Should we just wait and see about daughter’s weight?


My daughter is 16 and has gained a significant amount of weight. Her nutritional habits have been on a slow, downhill path since her bat mitzvah, but recently things have gotten much worse, as she has started indulging in copious amounts of pizza and ice cream, and sometimes there are empty Chinese food containers and candy wrappers in her room. Moreover, she has stopped playing intramural soccer and going to the gym. My husband has begun making comments to her about her eating and weight gain, but it’s not helping. He wants me to speak with her, but I know how sensitive teenage girls can be. I do not want to make the situation worse. — Concerned

Dear Concerned: While Mensch has had some training in clinical psychology, he is not a professional and it seems important that you seek professional counsel in this matter. Diet and exercise are incredibly important to a happy and balanced life. And while it is expected that adolescents will experience mood swings and changes in behavior, conscientious parenting demands that these changes are noted and addressed with concern.

There are two aspects of this dilemma that strike Mensch as significant. First off, that your daughter has been gaining weight, indulging in pizza and skipping soccer might be less important than the fact that these activities (or lack thereof) represent a seemingly sudden change. Did anything difficult or traumatic occur in your daughter’s life in recent months? Was there a loss? A broken heart? If there is nothing you can identify, maybe a counselor or therapist will be able to help.

Second, your husband needs to stop “making comments.” Teenage psyches are indeed fragile, and ill-considered criticism or insensitive commentary could make matters exponentially worse. Eating disorders, which can arise from any number of factors including negative self-image, are distressingly common among teenage girls and can last a lifetime, sometimes with fatal consequences. Your husband does not want your daughter thinking his love is anything but unconditional. He can invite her to kick the soccer ball around or take a long walk, but he should absolutely avoid commenting on her weight.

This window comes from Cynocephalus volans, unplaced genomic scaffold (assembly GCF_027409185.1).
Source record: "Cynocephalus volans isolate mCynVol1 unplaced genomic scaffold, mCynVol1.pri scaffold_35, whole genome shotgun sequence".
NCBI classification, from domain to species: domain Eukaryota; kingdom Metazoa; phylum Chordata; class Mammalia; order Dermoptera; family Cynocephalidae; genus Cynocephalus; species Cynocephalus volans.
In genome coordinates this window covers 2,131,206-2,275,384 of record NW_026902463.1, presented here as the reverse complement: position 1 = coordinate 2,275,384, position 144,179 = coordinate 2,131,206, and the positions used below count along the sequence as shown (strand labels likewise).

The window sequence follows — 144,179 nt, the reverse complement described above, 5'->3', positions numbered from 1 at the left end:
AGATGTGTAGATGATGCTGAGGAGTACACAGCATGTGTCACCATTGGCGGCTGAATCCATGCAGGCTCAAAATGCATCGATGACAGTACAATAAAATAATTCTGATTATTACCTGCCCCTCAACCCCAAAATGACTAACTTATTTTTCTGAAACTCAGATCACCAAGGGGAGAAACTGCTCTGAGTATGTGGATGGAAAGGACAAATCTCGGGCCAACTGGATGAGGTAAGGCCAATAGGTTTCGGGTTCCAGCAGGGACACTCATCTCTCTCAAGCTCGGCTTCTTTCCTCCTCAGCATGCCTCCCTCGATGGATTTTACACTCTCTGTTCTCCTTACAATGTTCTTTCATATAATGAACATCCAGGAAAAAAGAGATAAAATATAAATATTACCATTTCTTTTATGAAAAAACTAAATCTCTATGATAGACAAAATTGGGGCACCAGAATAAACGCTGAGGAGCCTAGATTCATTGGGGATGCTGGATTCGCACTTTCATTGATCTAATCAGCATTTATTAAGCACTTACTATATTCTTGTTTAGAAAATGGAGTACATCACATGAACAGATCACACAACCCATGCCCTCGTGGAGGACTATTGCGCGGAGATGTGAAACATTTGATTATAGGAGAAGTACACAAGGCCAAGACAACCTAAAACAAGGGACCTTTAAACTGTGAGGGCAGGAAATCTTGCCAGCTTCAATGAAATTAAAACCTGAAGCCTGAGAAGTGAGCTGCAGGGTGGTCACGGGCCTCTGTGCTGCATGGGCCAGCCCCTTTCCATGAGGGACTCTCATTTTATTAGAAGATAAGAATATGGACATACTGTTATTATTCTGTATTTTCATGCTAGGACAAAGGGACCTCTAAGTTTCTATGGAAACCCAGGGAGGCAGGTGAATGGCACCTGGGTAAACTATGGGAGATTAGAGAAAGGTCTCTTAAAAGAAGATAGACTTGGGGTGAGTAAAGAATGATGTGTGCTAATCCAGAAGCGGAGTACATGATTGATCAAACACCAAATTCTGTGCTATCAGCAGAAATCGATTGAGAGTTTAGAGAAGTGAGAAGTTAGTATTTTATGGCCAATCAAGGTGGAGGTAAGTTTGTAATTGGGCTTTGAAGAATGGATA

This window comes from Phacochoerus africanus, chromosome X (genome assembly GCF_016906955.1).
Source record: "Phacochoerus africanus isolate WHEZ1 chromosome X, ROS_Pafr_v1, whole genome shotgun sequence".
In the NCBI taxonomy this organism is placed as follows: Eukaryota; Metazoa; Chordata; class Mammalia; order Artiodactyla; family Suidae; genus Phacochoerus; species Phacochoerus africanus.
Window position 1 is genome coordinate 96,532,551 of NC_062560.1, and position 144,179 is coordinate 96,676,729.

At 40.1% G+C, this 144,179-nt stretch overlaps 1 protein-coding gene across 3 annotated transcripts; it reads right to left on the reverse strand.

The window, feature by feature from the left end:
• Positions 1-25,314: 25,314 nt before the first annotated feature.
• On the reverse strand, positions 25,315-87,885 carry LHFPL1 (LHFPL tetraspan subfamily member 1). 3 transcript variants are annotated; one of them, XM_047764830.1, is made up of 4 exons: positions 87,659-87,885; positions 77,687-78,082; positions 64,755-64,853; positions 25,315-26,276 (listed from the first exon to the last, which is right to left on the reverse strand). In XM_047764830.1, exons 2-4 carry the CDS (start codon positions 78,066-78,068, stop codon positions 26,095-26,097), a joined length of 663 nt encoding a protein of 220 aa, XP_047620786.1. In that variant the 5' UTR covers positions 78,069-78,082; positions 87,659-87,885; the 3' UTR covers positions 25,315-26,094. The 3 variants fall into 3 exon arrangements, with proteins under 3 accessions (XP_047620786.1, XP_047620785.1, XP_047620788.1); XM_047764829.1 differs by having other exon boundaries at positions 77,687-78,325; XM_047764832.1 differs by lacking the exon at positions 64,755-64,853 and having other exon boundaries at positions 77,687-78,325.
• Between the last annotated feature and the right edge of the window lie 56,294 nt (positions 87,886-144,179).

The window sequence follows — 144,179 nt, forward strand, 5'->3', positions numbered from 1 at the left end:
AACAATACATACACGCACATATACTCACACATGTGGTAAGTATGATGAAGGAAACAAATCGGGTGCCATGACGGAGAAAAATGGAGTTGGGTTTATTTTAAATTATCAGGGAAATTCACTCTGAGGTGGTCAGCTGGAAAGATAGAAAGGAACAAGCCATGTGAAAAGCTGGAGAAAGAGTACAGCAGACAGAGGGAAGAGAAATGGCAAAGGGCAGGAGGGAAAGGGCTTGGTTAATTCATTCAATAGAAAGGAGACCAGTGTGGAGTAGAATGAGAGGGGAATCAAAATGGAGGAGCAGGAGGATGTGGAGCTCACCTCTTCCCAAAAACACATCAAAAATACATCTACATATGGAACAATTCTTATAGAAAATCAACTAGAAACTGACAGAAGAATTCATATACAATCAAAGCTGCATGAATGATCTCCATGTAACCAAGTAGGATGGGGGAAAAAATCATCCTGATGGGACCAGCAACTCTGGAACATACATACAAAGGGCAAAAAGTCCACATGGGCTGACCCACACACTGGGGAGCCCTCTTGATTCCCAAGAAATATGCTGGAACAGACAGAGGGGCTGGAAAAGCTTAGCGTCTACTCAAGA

That said, it’s not out of line for parents to forbid Chinese food and candy in a child’s room. Setting reasonable limits is an important part of parenting.

It’s possible your daughter is going through a phase and will return in time to her more active and healthy lifestyle. However, it would be a good idea for you to check in with a mental health expert about this change in behavior and your concern about it. You might start with the counselor at your daughter’s school or even her primary care physician.
In the fall, my son will be attending a Jewish day school for the first time. He’ll be in the fourth grade. We recently met a classmate of his at a mixer and they have had a few play dates. They get along well, and I am glad he has made a friend to ease this transition to unfamiliar surroundings. However, my son’s new friend has his own cellphone, and when the boys are together they seem to spend most of their time using it to play games and watch videos. Our son does not have a cellphone, nor will he until high school. My husband and I don’t believe it’s healthy. Can I tell this boy’s parents that I would prefer their son not bring his cellphone to our house without damaging the relationship? — Anonymous

Dear Anonymous: Kudos to you and your husband. Not only is it possible for you to set this restriction, it is the right thing to do. Of course, be respectful and avoid an accusatory tone. You might say, “We’re so happy the boys are friends and grateful your family has been so welcoming. However, is it OK if we ask you to keep your son’s cellphone when he comes over? We’re a little old-fashioned and trepidatious about our son having unmonitored access to the internet.”

Hopefully, they will understand. If they push back with the old saw that their kid needs a phone to contact them in an emergency, offer to keep it with you. It will be harder for you to set this limitation when your son visits his friend. But maybe the kid’s parents will be inspired by your example.

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Jonathan Harris

Jonathan Harris is a synagogue administrator and writer-editor living in San Francisco with his wife, three daughters and an ungrateful cat. Send your questions to advicemensch@gmail.com.